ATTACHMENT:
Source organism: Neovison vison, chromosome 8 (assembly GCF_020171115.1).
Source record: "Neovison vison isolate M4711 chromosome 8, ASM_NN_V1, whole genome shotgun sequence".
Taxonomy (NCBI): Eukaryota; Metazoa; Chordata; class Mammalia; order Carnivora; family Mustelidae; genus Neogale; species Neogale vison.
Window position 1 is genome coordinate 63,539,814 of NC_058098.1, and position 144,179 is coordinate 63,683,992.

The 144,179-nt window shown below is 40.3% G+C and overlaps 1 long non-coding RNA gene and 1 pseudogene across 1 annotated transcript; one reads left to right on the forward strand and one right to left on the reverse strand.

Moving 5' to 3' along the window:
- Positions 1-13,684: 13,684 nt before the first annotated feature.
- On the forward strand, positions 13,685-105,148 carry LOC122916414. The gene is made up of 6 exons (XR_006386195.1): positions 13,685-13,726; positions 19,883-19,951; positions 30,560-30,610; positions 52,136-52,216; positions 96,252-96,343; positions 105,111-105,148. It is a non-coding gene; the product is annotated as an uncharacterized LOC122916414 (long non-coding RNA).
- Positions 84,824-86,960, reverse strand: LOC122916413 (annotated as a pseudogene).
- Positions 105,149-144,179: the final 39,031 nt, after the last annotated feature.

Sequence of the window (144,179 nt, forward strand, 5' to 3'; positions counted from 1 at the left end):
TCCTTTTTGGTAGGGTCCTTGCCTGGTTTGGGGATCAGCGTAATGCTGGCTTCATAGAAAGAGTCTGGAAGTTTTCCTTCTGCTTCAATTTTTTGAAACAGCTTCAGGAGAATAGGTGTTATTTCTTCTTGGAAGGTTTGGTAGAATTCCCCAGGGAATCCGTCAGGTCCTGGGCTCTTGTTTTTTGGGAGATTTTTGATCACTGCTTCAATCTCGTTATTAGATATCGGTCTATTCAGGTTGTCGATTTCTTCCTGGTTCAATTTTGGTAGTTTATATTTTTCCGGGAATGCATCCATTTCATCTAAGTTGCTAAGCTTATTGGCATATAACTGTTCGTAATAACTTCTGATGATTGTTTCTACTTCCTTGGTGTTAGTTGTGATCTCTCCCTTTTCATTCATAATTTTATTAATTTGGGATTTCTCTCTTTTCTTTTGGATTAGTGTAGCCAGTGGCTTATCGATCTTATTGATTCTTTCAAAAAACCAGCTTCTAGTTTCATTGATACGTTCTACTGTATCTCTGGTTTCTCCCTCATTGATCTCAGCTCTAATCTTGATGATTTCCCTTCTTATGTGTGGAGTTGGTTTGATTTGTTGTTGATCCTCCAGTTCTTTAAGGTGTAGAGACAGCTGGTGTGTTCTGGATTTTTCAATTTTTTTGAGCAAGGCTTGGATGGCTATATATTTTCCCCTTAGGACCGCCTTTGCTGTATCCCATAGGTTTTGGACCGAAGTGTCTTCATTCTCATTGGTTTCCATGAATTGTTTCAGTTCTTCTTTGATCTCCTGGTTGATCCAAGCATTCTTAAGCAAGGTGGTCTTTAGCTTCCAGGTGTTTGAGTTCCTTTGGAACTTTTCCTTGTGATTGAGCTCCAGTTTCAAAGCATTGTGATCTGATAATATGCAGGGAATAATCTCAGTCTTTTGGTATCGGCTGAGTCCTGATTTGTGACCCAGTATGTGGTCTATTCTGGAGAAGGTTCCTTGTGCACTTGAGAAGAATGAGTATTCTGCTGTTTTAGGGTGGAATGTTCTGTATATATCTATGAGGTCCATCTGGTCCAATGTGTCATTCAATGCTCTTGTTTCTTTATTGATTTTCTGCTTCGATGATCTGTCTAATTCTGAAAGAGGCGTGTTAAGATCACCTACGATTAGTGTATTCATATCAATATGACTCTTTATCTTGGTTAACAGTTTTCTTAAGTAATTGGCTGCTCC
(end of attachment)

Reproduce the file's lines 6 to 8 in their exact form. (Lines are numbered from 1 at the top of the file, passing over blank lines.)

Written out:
Moving 5' to 3' along the window:
- Positions 1-13,684: 13,684 nt before the first annotated feature.
- On the forward strand, positions 13,685-105,148 carry LOC122916414. The gene is made up of 6 exons (XR_006386195.1): positions 13,685-13,726; positions 19,883-19,951; positions 30,560-30,610; positions 52,136-52,216; positions 96,252-96,343; positions 105,111-105,148. It is a non-coding gene; the product is annotated as an uncharacterized LOC122916414 (long non-coding RNA).